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The Battle of Chancellorsville was a success for Lee but a great loss resulted as Jackson was lost.

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Many believe that all chance of success in the war died with Jackson.

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Jackson was shot by his own men as he reconnoitered the battlefield. His left arm was amputated but he did not survive. His wife was with him when he died.

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Gunshot wounds of the extremities were most of the survivors. The mortality rate of amputation was 27%. In the Franco-Prussion War, the incompetent French military surgeons had a 50% mortality rate even though antisepsis had been described three years before by Joseph Lister. Lister was treating tuberculosis of the joints, which was a common condition at the time. He found that infection was prevented by carbolic acid.

In August 1865, Lister applied a piece of lint dipped in carbolic acid solution onto the wound of a seven-year-old boy at Glasgow Infirmary, who had sustained a compound fracture after a cart wheel had passed over his leg. After four days, he renewed the pad and discovered that no infection had developed, and after a total of six weeks he was amazed to discover that the boy’s bones had fused back together, without the danger of suppuration. He subsequently published his results in The Lancet[8][9] in a series of 6 articles, running from March through July 1867.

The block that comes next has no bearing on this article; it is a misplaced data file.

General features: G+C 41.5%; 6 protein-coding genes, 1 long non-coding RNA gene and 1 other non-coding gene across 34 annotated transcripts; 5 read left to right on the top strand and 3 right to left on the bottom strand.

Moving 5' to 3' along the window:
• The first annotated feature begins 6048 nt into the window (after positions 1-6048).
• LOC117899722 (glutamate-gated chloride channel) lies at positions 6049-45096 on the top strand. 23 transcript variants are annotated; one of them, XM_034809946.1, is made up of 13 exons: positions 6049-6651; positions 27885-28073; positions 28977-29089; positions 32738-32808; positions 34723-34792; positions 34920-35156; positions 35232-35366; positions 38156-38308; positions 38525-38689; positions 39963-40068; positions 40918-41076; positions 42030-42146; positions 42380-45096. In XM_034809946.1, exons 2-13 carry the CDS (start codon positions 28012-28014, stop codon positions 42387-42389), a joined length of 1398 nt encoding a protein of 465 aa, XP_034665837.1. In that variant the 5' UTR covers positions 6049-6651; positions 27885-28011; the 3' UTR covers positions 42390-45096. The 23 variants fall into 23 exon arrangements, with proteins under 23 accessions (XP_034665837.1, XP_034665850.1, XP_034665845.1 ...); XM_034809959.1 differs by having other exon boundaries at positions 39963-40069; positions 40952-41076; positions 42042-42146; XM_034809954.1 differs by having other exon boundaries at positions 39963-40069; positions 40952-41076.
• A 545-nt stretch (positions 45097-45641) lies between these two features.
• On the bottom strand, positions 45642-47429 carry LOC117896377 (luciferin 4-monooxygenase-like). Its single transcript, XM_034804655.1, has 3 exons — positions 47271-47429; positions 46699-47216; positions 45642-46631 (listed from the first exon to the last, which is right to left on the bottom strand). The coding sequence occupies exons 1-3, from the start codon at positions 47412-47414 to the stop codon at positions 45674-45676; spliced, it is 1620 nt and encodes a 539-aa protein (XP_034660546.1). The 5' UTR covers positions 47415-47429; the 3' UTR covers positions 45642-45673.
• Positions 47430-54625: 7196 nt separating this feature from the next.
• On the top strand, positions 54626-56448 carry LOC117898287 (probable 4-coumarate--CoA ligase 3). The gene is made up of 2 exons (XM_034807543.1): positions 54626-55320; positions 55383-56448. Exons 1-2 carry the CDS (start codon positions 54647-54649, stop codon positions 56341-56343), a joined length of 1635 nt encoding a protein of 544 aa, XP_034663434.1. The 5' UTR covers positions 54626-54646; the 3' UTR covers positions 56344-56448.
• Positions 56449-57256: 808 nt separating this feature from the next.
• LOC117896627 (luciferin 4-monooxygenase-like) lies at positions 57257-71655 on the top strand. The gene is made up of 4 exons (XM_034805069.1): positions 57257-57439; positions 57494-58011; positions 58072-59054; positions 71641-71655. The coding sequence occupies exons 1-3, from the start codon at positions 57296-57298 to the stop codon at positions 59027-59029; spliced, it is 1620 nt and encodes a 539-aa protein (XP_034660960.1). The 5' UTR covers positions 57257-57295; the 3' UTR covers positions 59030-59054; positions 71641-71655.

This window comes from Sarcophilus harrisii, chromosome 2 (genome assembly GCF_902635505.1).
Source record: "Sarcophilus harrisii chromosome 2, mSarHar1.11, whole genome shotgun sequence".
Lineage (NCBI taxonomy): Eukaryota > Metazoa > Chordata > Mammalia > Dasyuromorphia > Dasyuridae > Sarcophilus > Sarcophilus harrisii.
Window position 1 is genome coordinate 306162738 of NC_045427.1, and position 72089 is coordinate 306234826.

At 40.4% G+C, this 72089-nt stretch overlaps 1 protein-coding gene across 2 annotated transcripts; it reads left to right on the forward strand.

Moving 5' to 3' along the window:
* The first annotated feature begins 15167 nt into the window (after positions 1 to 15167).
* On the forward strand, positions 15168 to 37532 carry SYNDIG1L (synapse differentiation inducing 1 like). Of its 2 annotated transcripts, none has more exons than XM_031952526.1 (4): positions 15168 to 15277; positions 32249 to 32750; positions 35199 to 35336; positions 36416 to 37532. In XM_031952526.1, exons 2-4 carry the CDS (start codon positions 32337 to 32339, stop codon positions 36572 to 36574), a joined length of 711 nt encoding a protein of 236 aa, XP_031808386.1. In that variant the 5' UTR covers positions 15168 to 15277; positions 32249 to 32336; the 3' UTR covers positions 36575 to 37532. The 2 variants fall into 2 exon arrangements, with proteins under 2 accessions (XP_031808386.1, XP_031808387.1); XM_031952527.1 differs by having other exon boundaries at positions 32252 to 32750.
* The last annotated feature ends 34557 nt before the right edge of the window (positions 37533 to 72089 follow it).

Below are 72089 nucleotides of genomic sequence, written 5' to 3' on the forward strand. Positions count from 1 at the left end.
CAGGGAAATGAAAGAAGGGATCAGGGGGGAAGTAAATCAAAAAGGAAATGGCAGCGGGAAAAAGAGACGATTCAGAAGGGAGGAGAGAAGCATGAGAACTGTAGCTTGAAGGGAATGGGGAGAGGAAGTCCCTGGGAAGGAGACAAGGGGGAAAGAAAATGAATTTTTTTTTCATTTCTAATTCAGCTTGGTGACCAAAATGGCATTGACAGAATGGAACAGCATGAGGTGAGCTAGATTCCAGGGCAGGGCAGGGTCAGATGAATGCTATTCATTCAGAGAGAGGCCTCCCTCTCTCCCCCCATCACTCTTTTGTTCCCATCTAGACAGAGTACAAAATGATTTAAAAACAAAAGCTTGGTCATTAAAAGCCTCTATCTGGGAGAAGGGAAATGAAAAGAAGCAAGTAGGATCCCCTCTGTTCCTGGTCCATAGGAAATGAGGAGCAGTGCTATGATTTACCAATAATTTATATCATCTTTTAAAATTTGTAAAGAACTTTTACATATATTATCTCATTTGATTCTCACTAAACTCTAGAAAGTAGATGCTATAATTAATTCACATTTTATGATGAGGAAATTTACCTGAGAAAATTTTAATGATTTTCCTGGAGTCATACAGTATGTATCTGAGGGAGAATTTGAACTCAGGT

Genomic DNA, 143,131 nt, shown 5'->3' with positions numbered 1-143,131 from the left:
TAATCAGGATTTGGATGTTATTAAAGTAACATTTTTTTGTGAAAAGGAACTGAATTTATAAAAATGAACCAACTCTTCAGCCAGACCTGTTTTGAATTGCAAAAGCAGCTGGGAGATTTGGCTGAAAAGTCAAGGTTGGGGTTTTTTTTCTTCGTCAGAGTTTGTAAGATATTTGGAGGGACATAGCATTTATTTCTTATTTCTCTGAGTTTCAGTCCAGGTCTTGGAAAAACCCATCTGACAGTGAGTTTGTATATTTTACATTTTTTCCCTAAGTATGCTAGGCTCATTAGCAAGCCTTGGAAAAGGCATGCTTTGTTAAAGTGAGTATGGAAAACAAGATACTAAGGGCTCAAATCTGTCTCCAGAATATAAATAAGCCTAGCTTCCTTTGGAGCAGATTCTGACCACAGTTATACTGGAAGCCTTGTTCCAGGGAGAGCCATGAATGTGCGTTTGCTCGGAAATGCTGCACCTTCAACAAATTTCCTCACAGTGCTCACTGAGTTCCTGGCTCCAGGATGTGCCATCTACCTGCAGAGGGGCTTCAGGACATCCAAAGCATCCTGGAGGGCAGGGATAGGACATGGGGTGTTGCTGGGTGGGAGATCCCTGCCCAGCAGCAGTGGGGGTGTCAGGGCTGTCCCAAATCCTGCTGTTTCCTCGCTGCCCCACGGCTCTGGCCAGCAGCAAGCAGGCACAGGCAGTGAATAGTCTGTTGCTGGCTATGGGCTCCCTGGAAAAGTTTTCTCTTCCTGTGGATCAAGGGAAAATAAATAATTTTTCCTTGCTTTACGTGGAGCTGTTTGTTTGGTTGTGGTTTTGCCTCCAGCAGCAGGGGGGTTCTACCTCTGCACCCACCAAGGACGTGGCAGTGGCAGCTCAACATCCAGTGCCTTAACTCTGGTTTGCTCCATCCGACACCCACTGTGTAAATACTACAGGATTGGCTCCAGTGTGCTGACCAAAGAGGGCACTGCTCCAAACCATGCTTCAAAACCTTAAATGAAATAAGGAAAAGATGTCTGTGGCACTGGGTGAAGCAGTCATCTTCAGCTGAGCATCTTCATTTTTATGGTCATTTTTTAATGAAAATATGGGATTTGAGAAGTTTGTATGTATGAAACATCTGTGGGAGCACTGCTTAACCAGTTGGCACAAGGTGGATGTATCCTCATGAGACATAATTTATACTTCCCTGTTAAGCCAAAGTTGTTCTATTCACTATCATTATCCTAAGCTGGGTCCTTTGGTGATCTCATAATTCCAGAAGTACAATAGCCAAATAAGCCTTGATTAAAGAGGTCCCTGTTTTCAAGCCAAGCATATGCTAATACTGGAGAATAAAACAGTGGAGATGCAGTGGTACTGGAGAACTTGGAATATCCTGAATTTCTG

He instructed surgeons under his responsibility to wear clean gloves and wash their hands before and after operations with 5% carbolic acid solutions. Instruments were also washed in the same solution and assistants sprayed the solution in the operating theatre. One of his additional suggestions was to stop using porous natural materials in manufacturing the handles of medical instruments.

The Germans adopted “Listerism” and the French did not. His reports were after the American Civil War although Semmelweis had tried to introduce hand washing in 1846.

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Vascular injuries were untreatable and would remain so until Vietnam, when new techniques resulted in salvage of most arterial injuries.

To be continued.

Muslim Lives Matter

Tuesday, May 19th, 2015

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The current trope on the left is that “Black Lives Matter.”

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The Democrats have an impressive record of genocide, beginning with the abandonment of South Vietnam. The Vietnam War was begun by Democrats, specifically John F Kennedy, who agreed to the assassination of South Vietnam leader Ngo Dinh Diem, who was killed by Vietnamese generals with Kennedy’s agreement.

Now we are faced with a somewhat similar situation in the Middle East. To quote Richard Fernandez, who I have always found reliable,

The collapse in the Middle East feels like Black April, 1975, the month South Vietnam fell. And it should, because just as the collapse of Saigon did not happen in Black April, but in a political American decision to allow South Vietnam to fall after a “decent interval”, so also is the ongoing collapse rooted, not in the recent tactical mistakes of the White House, but in the grand strategic decision president Obama made when he assumed office.

We are about to witness the total collapse of any American influence in the Middle East.